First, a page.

[LLVMdev] Uninitialized variable - question

Patrik Hägglund H patrik.h.hagglund at ericsson.com
Sat Nov 24 03:57:01 PST 2012

I think that the relevant part in C11 is section, which tells you that accessing a trap representation, _other than using a char type_, is undefined. Objects of automatic storage, which don't have an initializer are of indeterminate value, which either is an unspecified value or a trap representation.

> What I found is that with -O2:
> LLVM (trunk) prints both "a" and "b"

 I can't reproduce this with r168538. I only get "a".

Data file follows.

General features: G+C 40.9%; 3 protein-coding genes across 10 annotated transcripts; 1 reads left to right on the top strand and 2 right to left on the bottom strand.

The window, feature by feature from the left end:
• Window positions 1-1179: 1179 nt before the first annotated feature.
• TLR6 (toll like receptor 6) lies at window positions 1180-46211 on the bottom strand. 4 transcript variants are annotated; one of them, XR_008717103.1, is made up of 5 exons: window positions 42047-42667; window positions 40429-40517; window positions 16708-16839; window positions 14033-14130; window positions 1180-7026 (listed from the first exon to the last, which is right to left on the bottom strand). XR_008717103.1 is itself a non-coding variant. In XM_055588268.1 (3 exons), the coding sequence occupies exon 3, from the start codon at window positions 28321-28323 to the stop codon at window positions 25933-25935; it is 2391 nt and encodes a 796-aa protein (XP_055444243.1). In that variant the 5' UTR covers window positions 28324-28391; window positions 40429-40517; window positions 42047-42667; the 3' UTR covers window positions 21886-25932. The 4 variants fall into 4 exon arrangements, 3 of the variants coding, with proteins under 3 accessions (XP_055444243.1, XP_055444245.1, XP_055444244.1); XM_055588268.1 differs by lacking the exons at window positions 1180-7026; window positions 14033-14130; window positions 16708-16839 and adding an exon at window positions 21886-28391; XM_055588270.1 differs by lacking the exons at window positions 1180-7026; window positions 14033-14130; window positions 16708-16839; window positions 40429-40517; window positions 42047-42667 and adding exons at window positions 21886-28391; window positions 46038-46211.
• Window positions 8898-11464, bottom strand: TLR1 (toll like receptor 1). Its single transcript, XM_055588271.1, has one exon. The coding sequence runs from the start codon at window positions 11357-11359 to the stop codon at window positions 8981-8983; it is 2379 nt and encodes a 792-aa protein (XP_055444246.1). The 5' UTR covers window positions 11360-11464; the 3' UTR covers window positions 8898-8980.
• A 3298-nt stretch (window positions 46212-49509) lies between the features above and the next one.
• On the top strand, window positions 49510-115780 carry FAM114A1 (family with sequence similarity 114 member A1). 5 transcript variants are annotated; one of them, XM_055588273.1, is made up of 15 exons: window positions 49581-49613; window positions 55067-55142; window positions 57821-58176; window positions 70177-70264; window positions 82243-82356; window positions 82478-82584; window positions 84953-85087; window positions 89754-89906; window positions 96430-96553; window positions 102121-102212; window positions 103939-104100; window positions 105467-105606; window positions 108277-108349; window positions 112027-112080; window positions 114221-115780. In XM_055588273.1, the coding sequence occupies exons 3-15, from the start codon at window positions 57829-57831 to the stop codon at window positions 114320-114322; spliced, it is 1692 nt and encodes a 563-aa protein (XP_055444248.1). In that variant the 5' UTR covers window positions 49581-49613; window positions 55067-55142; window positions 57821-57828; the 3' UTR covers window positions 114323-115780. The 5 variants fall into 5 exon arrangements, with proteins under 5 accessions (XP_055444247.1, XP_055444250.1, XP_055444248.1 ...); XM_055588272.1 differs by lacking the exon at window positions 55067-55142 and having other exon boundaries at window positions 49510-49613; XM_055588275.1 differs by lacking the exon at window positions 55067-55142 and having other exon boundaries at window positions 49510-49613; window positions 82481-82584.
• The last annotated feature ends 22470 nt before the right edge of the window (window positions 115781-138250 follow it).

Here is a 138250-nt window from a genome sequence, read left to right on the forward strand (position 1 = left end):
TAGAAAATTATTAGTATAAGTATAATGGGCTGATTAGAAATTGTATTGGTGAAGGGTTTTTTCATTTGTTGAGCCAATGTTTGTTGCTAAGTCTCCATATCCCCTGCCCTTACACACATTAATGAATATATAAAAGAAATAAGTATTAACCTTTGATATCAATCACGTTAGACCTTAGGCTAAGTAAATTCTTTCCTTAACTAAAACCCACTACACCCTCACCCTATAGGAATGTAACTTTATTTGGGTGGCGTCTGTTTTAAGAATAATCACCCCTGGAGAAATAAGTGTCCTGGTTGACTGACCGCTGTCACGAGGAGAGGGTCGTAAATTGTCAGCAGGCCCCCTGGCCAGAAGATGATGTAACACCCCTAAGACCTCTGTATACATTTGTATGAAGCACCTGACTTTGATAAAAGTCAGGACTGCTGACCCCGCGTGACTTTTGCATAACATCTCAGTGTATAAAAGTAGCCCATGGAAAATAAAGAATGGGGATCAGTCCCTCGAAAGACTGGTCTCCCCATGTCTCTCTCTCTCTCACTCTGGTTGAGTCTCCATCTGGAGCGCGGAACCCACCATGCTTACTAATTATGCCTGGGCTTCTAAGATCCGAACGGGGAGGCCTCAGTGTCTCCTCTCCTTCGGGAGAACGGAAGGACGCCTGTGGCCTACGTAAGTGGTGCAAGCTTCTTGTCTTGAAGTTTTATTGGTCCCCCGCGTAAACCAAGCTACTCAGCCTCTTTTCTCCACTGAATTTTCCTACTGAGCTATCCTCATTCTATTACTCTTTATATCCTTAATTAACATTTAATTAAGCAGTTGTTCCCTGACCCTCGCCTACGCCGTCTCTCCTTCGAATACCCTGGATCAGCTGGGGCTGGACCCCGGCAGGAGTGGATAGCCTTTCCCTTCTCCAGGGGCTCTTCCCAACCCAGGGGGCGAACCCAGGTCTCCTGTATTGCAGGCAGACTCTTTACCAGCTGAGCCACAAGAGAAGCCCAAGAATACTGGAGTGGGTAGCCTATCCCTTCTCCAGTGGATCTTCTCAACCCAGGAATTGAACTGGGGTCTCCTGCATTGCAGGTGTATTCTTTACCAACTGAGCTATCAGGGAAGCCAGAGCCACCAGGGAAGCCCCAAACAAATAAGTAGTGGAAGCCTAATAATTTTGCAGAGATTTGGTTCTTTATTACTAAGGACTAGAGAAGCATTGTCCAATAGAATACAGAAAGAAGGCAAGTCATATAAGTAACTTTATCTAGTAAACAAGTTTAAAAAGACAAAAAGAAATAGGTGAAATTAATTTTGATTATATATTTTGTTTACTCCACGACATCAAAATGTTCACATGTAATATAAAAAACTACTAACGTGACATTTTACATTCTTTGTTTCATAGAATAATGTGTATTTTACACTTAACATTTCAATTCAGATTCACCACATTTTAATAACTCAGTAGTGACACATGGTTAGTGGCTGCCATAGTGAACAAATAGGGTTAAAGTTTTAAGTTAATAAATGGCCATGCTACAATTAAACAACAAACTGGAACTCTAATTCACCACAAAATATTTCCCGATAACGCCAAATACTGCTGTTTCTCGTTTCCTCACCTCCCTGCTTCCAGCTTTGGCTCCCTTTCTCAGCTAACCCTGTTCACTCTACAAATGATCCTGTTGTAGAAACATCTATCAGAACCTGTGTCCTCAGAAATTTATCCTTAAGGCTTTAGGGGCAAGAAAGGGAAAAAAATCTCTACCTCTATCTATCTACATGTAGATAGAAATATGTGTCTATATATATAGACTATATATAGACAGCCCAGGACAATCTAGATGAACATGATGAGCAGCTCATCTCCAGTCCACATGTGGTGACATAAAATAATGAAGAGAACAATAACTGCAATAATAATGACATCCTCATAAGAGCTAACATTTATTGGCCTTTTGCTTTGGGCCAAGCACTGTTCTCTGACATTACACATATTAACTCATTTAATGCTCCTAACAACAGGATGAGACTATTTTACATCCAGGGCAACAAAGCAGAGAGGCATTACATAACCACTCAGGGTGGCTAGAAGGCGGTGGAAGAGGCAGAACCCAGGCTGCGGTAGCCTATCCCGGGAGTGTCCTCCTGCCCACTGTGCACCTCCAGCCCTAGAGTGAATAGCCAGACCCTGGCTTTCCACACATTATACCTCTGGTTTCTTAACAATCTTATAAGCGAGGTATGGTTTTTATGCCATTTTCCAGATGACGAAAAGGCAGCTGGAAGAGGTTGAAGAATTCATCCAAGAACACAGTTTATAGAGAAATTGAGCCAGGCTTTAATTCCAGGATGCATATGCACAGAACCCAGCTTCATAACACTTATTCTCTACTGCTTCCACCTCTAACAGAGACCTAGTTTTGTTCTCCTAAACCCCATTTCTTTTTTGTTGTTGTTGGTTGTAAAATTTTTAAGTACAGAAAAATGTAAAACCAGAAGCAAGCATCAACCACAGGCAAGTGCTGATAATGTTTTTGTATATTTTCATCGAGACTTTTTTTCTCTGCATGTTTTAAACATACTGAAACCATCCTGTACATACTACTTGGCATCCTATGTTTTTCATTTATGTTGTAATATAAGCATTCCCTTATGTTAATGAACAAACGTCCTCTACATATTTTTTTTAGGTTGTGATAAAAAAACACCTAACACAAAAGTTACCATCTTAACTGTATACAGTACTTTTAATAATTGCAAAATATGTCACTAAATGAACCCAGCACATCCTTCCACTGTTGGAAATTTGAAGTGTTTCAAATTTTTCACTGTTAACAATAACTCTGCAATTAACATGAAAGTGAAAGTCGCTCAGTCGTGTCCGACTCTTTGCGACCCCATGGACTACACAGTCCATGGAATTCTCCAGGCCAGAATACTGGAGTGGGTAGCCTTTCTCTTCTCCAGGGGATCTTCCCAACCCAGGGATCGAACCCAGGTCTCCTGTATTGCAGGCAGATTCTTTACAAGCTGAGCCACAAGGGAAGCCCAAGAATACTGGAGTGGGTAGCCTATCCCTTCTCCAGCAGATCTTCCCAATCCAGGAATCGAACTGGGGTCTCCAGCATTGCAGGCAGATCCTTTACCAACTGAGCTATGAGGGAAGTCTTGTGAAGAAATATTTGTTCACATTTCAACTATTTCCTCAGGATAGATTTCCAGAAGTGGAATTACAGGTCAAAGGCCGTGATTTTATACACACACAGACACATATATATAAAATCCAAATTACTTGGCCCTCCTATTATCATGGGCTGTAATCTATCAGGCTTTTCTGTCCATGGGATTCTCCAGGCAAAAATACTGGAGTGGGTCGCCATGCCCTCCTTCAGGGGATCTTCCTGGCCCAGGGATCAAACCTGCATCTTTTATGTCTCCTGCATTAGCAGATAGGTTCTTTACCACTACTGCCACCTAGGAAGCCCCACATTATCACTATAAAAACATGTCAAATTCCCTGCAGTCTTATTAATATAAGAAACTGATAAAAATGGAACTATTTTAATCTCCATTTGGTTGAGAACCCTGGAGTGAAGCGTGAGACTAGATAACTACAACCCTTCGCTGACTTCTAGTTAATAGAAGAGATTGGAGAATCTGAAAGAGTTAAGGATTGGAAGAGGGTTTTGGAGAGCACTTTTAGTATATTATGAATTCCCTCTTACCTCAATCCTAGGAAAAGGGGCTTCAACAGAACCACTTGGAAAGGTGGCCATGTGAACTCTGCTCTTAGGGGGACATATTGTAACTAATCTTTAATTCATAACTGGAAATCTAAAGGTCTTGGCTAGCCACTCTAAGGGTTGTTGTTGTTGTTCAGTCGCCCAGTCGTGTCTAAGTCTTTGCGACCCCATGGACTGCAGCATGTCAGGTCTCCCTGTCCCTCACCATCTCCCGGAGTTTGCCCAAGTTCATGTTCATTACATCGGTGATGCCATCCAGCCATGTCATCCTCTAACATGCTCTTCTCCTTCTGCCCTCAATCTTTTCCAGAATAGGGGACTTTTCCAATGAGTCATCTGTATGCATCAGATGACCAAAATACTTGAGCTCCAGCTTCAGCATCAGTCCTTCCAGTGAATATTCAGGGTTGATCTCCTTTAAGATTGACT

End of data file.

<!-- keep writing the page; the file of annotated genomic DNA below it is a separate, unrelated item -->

Patrik Hägglund

-----Original Message-----
From: llvmdev-bounces at cs.uiuc.edu [mailto:llvmdev-bounces at cs.uiuc.edu] On Behalf Of Jakub Staszak
Sent: den 24 november 2012 11:08
To: llvmdev at cs.uiuc.edu
Subject: [LLVMdev] Uninitialized variable - question


I was wondering about the case below. I tried to find any information in C standard, but I found nothing.
In this case, variable "i" is uninitialized, but it is the _same_ value passed as an argument, so only of "a" or "b" should be printed.

What I found is that with -O2:
LLVM (trunk) prints both "a" and "b"
GCC (4.2) prints both "a" and "b"
GCC (trunk) prints "b" only.

As I said, I don't know what standard says here.

#include <stdio.h>

void f(int i) __attribute__((noinline)); void g(int i) __attribute__((noinline));

void f(int i) {
  if (i) printf("a\n");

void g(int i) {
  if (!i) printf("b\n");

int main() {
  int i;

- Kuba

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